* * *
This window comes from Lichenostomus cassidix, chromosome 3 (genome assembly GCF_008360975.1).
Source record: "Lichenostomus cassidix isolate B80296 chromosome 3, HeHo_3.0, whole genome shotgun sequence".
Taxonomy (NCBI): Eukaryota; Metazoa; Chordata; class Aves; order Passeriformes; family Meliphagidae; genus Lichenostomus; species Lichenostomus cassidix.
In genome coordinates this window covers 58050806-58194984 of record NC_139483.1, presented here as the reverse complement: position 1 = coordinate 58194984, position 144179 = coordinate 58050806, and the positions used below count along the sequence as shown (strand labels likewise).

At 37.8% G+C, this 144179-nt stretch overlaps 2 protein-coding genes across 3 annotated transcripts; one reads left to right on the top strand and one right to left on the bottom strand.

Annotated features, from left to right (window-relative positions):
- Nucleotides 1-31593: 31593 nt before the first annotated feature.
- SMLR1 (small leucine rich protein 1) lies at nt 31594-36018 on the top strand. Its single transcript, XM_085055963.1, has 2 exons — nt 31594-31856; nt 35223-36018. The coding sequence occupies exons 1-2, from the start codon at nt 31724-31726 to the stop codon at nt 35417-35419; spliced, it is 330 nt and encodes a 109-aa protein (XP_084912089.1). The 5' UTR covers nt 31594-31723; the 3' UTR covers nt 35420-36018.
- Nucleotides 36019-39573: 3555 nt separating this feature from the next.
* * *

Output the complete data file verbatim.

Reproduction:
This window comes from Lichenostomus cassidix, chromosome 3 (genome assembly GCF_008360975.1).
Source record: "Lichenostomus cassidix isolate B80296 chromosome 3, HeHo_3.0, whole genome shotgun sequence".
Taxonomy (NCBI): Eukaryota; Metazoa; Chordata; class Aves; order Passeriformes; family Meliphagidae; genus Lichenostomus; species Lichenostomus cassidix.
In genome coordinates this window covers 58050806-58194984 of record NC_139483.1, presented here as the reverse complement: position 1 = coordinate 58194984, position 144179 = coordinate 58050806, and the positions used below count along the sequence as shown (strand labels likewise).

At 37.8% G+C, this 144179-nt stretch overlaps 2 protein-coding genes across 3 annotated transcripts; one reads left to right on the top strand and one right to left on the bottom strand.

Annotated features, from left to right (window-relative positions):
- Nucleotides 1-31593: 31593 nt before the first annotated feature.
- SMLR1 (small leucine rich protein 1) lies at nt 31594-36018 on the top strand. Its single transcript, XM_085055963.1, has 2 exons — nt 31594-31856; nt 35223-36018. The coding sequence occupies exons 1-2, from the start codon at nt 31724-31726 to the stop codon at nt 35417-35419; spliced, it is 330 nt and encodes a 109-aa protein (XP_084912089.1). The 5' UTR covers nt 31594-31723; the 3' UTR covers nt 35420-36018.
- Nucleotides 36019-39573: 3555 nt separating this feature from the next.